It’s not every day that you get to delve into the nitty-gritty details of a fashion label. Te Papa’s assistant archivist Gareth Watkins is going through Starfish’s archive, recently gifted to Te Papa.
I’m sitting in a popular Wellington café with Te Papa archivist Jennifer Twist and Laurie Foon – founder of the Wellington-based Starfish fashion label.
We’re chatting about the amazingly rich document and ephemera archive that Laurie has gifted to Te Papa.
Laurie describes fashion designers as “storytellers”.
This really tweaks my interest as I’ve only recently joined Te Papa, coming from a documentary and storytelling background, and this is the first time I had equated storytelling with clothing design.
Laurie talks to us about bringing fashion back home; of designs and fabrics that can “illustrate who we are” while reacting to overseas trends.
For her it’s about designing clothing that celebrates what Wellington is about, and that, in Laurie’s words, can “travel the distance of a day” and which are “unique but also utilitarian.”
The Foon/Starfish archive spans 1993-2013, and contains items relating to the creation of over 40 fashion collections (four collections were produced in some years).
My role over the next six months is to catalogue and rehouse the items for researchers in the future.
I’m working with original sketches, fabric swatches, and photographic negatives, plus finished look books, marketing material, and finalised narratives for each collection – all of which give a wonderful insight into the label’s design and manufacturing processes.
For example, each fashion collection has a narrative that is inspired by a local story – whether it’s celebrating individuals such as Nancy ‘The White Mouse’ Wake (who fought with the French Resistance in WW2), or taking inspiration from Laurie’s great-grandfather William Yan-Foon who emigrated from China to Wellington in the 19th Century, or advocating – in the Joyride collection – for the greater use of public transport.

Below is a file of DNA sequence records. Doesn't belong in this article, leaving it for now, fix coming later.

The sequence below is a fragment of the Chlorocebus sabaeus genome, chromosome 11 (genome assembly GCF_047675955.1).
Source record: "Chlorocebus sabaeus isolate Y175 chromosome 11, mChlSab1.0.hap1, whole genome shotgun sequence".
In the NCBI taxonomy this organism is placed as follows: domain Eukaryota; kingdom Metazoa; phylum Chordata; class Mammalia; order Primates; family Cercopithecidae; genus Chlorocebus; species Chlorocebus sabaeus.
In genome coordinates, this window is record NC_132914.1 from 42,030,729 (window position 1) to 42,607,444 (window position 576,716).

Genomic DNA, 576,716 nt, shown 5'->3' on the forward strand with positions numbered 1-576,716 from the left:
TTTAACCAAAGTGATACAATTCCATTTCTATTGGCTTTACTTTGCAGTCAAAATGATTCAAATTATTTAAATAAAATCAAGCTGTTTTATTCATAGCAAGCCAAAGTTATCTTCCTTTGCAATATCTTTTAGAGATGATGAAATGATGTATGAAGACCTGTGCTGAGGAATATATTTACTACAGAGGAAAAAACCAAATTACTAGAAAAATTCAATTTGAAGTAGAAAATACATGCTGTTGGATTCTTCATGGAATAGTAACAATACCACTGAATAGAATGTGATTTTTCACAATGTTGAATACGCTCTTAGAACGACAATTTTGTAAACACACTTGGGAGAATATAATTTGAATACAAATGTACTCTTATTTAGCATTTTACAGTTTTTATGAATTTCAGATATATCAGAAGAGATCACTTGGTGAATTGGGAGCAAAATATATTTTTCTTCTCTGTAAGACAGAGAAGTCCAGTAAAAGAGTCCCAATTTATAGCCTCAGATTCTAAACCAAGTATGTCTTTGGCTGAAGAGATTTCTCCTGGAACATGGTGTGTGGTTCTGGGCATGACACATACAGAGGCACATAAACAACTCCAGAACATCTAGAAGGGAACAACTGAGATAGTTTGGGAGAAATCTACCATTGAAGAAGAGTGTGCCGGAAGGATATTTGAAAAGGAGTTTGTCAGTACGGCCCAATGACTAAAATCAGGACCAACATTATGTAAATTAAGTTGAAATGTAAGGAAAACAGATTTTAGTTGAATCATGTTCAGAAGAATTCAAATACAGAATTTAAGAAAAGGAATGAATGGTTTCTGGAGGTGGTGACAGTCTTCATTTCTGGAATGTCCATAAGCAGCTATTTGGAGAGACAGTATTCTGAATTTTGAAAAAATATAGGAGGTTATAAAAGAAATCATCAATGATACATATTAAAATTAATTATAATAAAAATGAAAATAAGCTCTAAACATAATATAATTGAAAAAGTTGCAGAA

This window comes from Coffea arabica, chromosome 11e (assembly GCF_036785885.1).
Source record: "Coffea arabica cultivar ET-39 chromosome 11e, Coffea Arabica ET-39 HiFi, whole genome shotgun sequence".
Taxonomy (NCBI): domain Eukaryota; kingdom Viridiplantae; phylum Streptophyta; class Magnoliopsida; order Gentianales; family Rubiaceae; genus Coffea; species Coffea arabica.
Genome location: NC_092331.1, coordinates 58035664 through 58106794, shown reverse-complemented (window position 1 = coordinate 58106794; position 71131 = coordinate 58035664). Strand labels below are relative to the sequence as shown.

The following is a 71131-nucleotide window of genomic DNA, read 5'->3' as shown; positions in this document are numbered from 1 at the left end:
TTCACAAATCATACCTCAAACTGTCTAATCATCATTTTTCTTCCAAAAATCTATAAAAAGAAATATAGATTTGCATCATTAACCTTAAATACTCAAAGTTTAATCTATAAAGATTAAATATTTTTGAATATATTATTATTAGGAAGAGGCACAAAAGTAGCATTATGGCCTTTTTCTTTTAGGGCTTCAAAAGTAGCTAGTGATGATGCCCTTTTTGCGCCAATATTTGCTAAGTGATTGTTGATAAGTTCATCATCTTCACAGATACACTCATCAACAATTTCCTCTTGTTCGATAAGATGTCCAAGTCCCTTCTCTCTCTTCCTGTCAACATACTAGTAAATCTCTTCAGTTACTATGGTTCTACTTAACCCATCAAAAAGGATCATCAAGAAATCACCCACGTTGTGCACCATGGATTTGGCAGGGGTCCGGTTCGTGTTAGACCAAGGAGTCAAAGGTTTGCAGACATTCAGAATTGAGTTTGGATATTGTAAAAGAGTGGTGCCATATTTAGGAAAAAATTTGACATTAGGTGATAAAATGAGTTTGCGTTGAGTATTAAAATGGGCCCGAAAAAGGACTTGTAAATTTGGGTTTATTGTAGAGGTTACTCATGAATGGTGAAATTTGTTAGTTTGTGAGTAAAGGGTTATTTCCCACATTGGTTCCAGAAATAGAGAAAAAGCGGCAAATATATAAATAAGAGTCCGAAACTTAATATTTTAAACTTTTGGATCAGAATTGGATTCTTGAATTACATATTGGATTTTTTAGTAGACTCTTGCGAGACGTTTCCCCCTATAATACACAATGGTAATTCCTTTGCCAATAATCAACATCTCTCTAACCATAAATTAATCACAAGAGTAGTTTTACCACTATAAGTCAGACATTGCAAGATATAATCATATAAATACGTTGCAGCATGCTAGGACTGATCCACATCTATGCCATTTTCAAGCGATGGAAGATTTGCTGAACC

Laurie says the narrative needs to anchor the collection throughout its 14-month life cycle: from concept to end-of-season sale.
It informs the marketing, garment design and fabric choices.
She goes on to tell us that sustainability and eco-friendly practices, along with community mindedness were core values for Starfish. Whenever possible, they sourced sustainable fabrics and manufactured garments locally.
Their commitment to local communities fed into campaigns (with accompanying tee shirts): Bypass My Ass [protesting plans to build a traffic bypass through upper Cuba Street], Save our Streets, and I Love Te Aro.
The Foon/Starfish archive also highlights for me some of the technological and manufacturing changes seen over the last 25-years.
Think about how computers have advanced since 1991, how designing, printing and photography have changed, and how the internet has blossomed into its own retail space.
As I work through the archive I find myself smiling at the creativity, playfulness, and joy in the designs.
I only have to think on garment names from the Heirloom collection to put a grin on my face: the Honey I’m Home dress, Remember Me By top, Simple Pleasure pant, To Be Proud Of coat, Hand Me On dress, Little Treasure scarf, and Always My Favourite jacket.
The fashion collections still resonate and the storytelling continues.